What was the message He conveyed? It was the same message He had been preaching over three years. He claimed to be the promised King, the successor to David's throne, the coming King of God's everlasting kingdom. Such a role had been announced at His birth (Luke 1:31-33). He had acknowledged this before Pilate (John 18:33-37). The entry into Jerusalem symbolized and emphasized this message.
In the eastern and oriental world the ass was a noble beast, the beast upon which kings rode when they came in peace. It was the horse that was ridden by warriors. When David proclaimed Solomon to be the king after him he had Solomon placed upon an ass and taken through the streets as he was acclaimed king. Jesus was appealing to Jerusalem to make Him a throne in their hearts and acknowledge Him as God's Son, the promised King to come, the King of a spiritual kingdom, universal and everlasting. Here was one more dramatic appeal in a long line of loving appeals Jesus had made that He might be accepted and give salvation to others. He said in essence, “Will you, O Jerusalem, accept me for the One I said I am?"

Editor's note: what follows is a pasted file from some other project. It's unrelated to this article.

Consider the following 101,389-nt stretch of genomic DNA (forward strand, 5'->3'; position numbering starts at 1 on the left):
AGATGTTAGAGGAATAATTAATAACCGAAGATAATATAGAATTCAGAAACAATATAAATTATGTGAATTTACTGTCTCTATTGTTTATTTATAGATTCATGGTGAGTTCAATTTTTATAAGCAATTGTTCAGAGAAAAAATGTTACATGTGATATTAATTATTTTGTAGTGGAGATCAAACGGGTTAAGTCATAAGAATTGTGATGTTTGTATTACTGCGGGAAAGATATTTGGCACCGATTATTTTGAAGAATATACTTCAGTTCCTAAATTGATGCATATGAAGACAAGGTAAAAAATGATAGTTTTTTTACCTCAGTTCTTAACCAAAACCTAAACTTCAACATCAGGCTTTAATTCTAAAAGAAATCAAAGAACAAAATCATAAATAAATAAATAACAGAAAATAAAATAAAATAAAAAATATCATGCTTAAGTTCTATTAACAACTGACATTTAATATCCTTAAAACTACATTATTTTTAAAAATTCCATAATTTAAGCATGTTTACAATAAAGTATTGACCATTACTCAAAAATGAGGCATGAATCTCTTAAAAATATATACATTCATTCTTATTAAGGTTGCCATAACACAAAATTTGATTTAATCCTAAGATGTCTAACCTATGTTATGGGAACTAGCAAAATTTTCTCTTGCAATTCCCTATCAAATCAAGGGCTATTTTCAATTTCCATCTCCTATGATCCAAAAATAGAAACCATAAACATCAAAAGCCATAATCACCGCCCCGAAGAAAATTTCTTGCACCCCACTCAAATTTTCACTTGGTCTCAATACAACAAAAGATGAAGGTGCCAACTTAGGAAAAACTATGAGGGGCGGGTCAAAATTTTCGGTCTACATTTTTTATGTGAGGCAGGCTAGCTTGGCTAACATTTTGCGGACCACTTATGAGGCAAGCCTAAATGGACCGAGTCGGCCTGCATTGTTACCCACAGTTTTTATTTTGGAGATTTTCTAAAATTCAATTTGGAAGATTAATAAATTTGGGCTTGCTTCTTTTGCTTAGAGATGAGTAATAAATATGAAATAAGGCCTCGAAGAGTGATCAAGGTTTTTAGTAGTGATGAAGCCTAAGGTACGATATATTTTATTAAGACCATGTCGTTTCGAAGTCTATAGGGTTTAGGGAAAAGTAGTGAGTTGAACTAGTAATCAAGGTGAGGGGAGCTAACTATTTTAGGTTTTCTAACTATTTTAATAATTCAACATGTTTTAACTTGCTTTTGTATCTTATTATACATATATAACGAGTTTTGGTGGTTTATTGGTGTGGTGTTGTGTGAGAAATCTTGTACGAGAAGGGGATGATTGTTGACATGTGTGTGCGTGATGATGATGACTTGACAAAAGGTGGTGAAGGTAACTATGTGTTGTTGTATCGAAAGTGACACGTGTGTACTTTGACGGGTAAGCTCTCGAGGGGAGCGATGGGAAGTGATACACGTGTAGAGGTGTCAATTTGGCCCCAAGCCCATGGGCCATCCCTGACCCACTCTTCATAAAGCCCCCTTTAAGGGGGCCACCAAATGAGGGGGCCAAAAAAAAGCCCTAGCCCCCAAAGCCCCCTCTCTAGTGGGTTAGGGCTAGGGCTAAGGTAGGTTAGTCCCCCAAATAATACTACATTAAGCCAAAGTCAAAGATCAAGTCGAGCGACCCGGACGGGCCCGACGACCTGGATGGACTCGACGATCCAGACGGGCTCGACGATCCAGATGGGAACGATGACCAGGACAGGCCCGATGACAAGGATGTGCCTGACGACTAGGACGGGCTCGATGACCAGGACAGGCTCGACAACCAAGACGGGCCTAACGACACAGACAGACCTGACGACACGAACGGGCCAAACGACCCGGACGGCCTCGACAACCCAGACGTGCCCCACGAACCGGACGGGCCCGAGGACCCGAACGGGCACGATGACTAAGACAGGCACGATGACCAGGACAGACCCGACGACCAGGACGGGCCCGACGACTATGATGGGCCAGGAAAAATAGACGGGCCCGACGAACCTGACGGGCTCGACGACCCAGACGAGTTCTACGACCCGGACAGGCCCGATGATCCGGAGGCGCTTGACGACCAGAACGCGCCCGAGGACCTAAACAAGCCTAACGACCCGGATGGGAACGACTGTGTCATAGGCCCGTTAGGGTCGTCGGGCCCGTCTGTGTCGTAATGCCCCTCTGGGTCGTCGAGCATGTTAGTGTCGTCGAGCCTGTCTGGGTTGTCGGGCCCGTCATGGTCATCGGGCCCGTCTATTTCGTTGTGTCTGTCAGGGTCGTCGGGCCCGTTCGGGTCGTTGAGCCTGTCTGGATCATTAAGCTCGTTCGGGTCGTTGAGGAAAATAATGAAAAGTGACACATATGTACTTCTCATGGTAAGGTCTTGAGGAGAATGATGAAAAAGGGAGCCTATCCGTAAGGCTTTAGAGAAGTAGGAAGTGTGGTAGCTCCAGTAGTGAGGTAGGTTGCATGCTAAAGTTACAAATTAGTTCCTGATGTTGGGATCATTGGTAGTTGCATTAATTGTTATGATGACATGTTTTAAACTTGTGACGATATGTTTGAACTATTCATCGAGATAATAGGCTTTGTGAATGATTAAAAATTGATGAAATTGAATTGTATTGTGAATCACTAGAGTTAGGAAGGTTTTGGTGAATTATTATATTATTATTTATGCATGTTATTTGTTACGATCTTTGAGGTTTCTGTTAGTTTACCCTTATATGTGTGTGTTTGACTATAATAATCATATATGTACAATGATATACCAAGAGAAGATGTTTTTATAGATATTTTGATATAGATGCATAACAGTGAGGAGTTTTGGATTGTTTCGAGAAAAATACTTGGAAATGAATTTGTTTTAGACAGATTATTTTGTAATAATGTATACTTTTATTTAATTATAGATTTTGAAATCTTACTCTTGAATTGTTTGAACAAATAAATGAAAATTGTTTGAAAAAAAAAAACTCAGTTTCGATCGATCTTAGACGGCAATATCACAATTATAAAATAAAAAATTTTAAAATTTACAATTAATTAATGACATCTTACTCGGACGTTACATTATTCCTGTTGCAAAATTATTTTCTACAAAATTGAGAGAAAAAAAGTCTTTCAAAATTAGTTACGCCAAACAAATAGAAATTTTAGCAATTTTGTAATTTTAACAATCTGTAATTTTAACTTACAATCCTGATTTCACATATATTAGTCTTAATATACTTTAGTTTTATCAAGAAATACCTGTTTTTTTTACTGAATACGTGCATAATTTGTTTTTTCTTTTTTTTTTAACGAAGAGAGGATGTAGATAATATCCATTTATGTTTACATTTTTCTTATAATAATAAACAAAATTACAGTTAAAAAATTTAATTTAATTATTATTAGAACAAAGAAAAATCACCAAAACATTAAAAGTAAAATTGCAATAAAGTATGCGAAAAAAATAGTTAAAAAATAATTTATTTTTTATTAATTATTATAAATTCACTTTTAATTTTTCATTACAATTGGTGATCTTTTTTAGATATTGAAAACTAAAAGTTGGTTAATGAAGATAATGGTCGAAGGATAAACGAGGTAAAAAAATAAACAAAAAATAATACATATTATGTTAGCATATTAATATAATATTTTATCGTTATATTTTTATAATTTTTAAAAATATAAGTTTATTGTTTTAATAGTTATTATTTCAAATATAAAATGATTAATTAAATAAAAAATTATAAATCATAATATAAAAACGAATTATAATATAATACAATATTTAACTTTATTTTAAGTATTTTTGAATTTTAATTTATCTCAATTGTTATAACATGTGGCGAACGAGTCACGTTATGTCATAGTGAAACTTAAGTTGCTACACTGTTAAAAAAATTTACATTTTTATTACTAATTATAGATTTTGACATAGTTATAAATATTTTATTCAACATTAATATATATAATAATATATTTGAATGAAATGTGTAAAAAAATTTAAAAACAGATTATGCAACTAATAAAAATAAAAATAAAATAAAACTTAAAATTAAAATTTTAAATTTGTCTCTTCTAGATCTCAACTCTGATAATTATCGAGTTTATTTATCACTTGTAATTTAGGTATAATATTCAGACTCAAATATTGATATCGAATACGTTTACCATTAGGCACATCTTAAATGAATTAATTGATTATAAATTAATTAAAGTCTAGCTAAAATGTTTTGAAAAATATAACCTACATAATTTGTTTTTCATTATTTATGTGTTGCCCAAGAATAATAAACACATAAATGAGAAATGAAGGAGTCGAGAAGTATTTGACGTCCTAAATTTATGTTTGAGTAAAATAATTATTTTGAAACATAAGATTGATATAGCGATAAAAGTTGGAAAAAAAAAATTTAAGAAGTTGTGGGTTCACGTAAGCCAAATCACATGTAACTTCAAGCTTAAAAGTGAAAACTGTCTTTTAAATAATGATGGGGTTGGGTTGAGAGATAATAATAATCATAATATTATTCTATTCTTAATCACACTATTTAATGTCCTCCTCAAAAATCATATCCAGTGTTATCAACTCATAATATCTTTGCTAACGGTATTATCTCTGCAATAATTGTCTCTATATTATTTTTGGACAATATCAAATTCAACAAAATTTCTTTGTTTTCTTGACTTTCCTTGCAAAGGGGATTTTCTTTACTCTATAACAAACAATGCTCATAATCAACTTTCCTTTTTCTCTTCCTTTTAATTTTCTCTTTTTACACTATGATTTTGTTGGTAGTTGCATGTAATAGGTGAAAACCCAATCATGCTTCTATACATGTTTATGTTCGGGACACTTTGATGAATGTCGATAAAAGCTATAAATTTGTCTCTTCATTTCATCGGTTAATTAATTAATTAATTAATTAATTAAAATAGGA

Reactions Toward Him
Luke says the disciples cried, “Hosanna, Blessed is he that cometh in the name of the Lord.”The Pharisees insisted Jesus stop His disciples from saying this. But Jesus answered, Luke 19:40, “I tell you, that if these should hold their peace, the stones would immediately cry out.”What was shouted was truth. Whether others accepted that truth or not, it did not alter the truth in any way.
For the most part, the people rejected Him, causing Him to later say, Matthew 23:37, “0 Jerusalem, Jerusalem, thou that killest the prophets and stonest them which are sent unto thee; how often would I have gathered thy children together, even as a hen gathereth her chickens under her wings, and ye would not!” What a pity for those people! What an opportunity they had! But their rejection was their loss and neither did it prevent the kingdom from coming. It did exclude them, if they remained of that frame of mind, from entering therein.
His assertion of divine royalty, His action of supreme courage, His offer of love and salvation is remarkable. Was it all for naught? For those who reject Him it amounts to their condemnation. They doom themselves to an eternal hell. But for those who receive Him, as He is, the King of kings and the Lord of lords, the Son of God and Savior of the world, it was a great manifestation of His love. It provides additional evidence upon which we base our faith in Him. Its very revelation is a demonstration of Deity's concern for the spiritual welfare of mankind. We stand in awe and marvel at the gracious, loving and noble action of Christ that He took on he half of us all.